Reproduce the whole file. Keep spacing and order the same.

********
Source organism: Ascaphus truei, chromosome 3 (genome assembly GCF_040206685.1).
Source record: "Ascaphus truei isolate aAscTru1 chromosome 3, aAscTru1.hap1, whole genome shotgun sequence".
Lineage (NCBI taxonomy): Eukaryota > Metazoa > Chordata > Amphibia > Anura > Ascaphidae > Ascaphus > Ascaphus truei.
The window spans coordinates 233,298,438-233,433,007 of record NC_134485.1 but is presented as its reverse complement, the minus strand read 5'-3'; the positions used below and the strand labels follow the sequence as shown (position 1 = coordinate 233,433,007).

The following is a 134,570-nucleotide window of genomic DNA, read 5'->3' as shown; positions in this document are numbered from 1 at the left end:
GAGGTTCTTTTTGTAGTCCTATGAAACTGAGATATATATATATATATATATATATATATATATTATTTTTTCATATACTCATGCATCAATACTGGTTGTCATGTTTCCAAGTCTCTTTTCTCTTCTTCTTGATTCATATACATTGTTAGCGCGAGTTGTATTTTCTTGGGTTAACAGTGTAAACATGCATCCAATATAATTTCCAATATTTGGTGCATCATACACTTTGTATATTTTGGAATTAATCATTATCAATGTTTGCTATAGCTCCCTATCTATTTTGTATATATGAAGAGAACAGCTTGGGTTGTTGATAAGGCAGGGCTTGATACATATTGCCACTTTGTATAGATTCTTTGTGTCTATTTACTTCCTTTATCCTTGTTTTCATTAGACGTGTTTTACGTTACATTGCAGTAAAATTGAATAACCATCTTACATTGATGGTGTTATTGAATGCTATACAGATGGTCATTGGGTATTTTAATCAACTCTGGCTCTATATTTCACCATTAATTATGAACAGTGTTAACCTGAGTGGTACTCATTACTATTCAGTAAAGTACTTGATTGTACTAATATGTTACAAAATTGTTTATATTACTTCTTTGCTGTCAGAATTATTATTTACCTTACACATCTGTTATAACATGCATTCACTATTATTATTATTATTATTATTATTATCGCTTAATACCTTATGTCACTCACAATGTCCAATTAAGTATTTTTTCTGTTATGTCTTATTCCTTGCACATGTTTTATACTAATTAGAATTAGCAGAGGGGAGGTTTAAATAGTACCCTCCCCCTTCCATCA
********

Source organism: Ascaphus truei, chromosome 3 (genome assembly GCF_040206685.1).
Source record: "Ascaphus truei isolate aAscTru1 chromosome 3, aAscTru1.hap1, whole genome shotgun sequence".
Lineage (NCBI taxonomy): Eukaryota > Metazoa > Chordata > Amphibia > Anura > Ascaphidae > Ascaphus > Ascaphus truei.
The window spans coordinates 233,298,438-233,433,007 of record NC_134485.1 but is presented as its reverse complement, the minus strand read 5'-3'; the positions used below and the strand labels follow the sequence as shown (position 1 = coordinate 233,433,007).

The following is a 134,570-nucleotide window of genomic DNA, read 5'->3' as shown; positions in this document are numbered from 1 at the left end:
GAGGTTCTTTTTGTAGTCCTATGAAACTGAGATATATATATATATATATATATATATATATATTATTTTTTCATATACTCATGCATCAATACTGGTTGTCATGTTTCCAAGTCTCTTTTCTCTTCTTCTTGATTCATATACATTGTTAGCGCGAGTTGTATTTTCTTGGGTTAACAGTGTAAACATGCATCCAATATAATTTCCAATATTTGGTGCATCATACACTTTGTATATTTTGGAATTAATCATTATCAATGTTTGCTATAGCTCCCTATCTATTTTGTATATATGAAGAGAACAGCTTGGGTTGTTGATAAGGCAGGGCTTGATACATATTGCCACTTTGTATAGATTCTTTGTGTCTATTTACTTCCTTTATCCTTGTTTTCATTAGACGTGTTTTACGTTACATTGCAGTAAAATTGAATAACCATCTTACATTGATGGTGTTATTGAATGCTATACAGATGGTCATTGGGTATTTTAATCAACTCTGGCTCTATATTTCACCATTAATTATGAACAGTGTTAACCTGAGTGGTACTCATTACTATTCAGTAAAGTACTTGATTGTACTAATATGTTACAAAATTGTTTATATTACTTCTTTGCTGTCAGAATTATTATTTACCTTACACATCTGTTATAACATGCATTCACTATTATTATTATTATTATTATTATTATCGCTTAATACCTTATGTCACTCACAATGTCCAATTAAGTATTTTTTCTGTTATGTCTTATTCCTTGCACATGTTTTATACTAATTAGAATTAGCAGAGGGGAGGTTTAAATAGTACCCTCCCCCTTCCATCA